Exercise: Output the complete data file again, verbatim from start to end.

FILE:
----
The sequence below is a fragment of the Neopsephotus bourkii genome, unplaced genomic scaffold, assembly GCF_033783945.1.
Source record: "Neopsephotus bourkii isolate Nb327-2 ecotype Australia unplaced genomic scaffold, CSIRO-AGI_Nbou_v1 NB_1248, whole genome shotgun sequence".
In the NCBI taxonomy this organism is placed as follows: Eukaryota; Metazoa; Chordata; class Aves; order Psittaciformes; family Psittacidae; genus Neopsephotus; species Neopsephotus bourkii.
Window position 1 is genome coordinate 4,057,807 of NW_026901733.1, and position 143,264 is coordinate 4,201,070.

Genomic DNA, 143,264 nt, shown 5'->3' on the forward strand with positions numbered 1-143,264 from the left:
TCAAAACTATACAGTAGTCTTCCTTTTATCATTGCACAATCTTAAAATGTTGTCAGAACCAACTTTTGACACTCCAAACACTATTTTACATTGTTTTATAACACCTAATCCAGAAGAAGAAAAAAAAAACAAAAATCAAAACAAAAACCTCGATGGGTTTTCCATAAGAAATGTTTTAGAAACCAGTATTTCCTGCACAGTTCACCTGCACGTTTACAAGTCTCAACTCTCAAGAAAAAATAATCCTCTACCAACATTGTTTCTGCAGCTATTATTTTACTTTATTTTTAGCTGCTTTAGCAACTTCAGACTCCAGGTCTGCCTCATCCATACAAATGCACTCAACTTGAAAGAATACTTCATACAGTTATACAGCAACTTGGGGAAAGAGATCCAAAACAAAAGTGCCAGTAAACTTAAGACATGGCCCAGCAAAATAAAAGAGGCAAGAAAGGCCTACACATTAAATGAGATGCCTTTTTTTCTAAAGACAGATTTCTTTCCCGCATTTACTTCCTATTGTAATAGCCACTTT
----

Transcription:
The sequence below is a fragment of the Neopsephotus bourkii genome, unplaced genomic scaffold, assembly GCF_033783945.1.
Source record: "Neopsephotus bourkii isolate Nb327-2 ecotype Australia unplaced genomic scaffold, CSIRO-AGI_Nbou_v1 NB_1248, whole genome shotgun sequence".
In the NCBI taxonomy this organism is placed as follows: Eukaryota; Metazoa; Chordata; class Aves; order Psittaciformes; family Psittacidae; genus Neopsephotus; species Neopsephotus bourkii.
Window position 1 is genome coordinate 4,057,807 of NW_026901733.1, and position 143,264 is coordinate 4,201,070.

Genomic DNA, 143,264 nt, shown 5'->3' on the forward strand with positions numbered 1-143,264 from the left:
TCAAAACTATACAGTAGTCTTCCTTTTATCATTGCACAATCTTAAAATGTTGTCAGAACCAACTTTTGACACTCCAAACACTATTTTACATTGTTTTATAACACCTAATCCAGAAGAAGAAAAAAAAAACAAAAATCAAAACAAAAACCTCGATGGGTTTTCCATAAGAAATGTTTTAGAAACCAGTATTTCCTGCACAGTTCACCTGCACGTTTACAAGTCTCAACTCTCAAGAAAAAATAATCCTCTACCAACATTGTTTCTGCAGCTATTATTTTACTTTATTTTTAGCTGCTTTAGCAACTTCAGACTCCAGGTCTGCCTCATCCATACAAATGCACTCAACTTGAAAGAATACTTCATACAGTTATACAGCAACTTGGGGAAAGAGATCCAAAACAAAAGTGCCAGTAAACTTAAGACATGGCCCAGCAAAATAAAAGAGGCAAGAAAGGCCTACACATTAAATGAGATGCCTTTTTTTCTAAAGACAGATTTCTTTCCCGCATTTACTTCCTATTGTAATAGCCACTTT